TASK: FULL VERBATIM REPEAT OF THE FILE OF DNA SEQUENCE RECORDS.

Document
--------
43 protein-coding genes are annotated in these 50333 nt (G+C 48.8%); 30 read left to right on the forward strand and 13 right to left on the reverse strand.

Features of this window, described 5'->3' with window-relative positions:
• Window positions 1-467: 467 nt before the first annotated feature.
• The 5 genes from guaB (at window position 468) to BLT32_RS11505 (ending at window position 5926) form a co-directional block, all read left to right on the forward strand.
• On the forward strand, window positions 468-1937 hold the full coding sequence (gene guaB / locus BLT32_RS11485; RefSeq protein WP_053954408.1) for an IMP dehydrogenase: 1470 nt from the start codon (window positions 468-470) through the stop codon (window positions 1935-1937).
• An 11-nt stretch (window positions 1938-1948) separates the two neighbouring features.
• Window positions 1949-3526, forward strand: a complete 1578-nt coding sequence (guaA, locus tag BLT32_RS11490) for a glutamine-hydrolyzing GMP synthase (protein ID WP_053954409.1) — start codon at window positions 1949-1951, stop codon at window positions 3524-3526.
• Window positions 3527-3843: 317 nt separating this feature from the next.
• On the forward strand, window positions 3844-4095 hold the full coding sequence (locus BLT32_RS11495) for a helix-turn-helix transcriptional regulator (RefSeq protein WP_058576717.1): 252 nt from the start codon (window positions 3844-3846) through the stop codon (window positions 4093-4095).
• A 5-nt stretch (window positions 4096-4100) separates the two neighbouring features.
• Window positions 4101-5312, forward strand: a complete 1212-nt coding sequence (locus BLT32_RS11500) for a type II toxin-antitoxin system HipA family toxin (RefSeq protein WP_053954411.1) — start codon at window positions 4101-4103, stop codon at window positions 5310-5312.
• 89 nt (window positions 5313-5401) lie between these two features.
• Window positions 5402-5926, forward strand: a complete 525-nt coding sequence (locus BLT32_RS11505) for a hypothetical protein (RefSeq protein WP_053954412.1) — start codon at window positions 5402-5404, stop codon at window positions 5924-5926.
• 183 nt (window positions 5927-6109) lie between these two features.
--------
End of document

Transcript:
43 protein-coding genes are annotated in these 50333 nt (G+C 48.8%); 30 read left to right on the forward strand and 13 right to left on the reverse strand.

Features of this window, described 5'->3' with window-relative positions:
• Window positions 1-467: 467 nt before the first annotated feature.
• The 5 genes from guaB (at window position 468) to BLT32_RS11505 (ending at window position 5926) form a co-directional block, all read left to right on the forward strand.
• On the forward strand, window positions 468-1937 hold the full coding sequence (gene guaB / locus BLT32_RS11485; RefSeq protein WP_053954408.1) for an IMP dehydrogenase: 1470 nt from the start codon (window positions 468-470) through the stop codon (window positions 1935-1937).
• An 11-nt stretch (window positions 1938-1948) separates the two neighbouring features.
• Window positions 1949-3526, forward strand: a complete 1578-nt coding sequence (guaA, locus tag BLT32_RS11490) for a glutamine-hydrolyzing GMP synthase (protein ID WP_053954409.1) — start codon at window positions 1949-1951, stop codon at window positions 3524-3526.
• Window positions 3527-3843: 317 nt separating this feature from the next.
• On the forward strand, window positions 3844-4095 hold the full coding sequence (locus BLT32_RS11495) for a helix-turn-helix transcriptional regulator (RefSeq protein WP_058576717.1): 252 nt from the start codon (window positions 3844-3846) through the stop codon (window positions 4093-4095).
• A 5-nt stretch (window positions 4096-4100) separates the two neighbouring features.
• Window positions 4101-5312, forward strand: a complete 1212-nt coding sequence (locus BLT32_RS11500) for a type II toxin-antitoxin system HipA family toxin (RefSeq protein WP_053954411.1) — start codon at window positions 4101-4103, stop codon at window positions 5310-5312.
• 89 nt (window positions 5313-5401) lie between these two features.
• Window positions 5402-5926, forward strand: a complete 525-nt coding sequence (locus BLT32_RS11505) for a hypothetical protein (RefSeq protein WP_053954412.1) — start codon at window positions 5402-5404, stop codon at window positions 5924-5926.
• 183 nt (window positions 5927-6109) lie between these two features.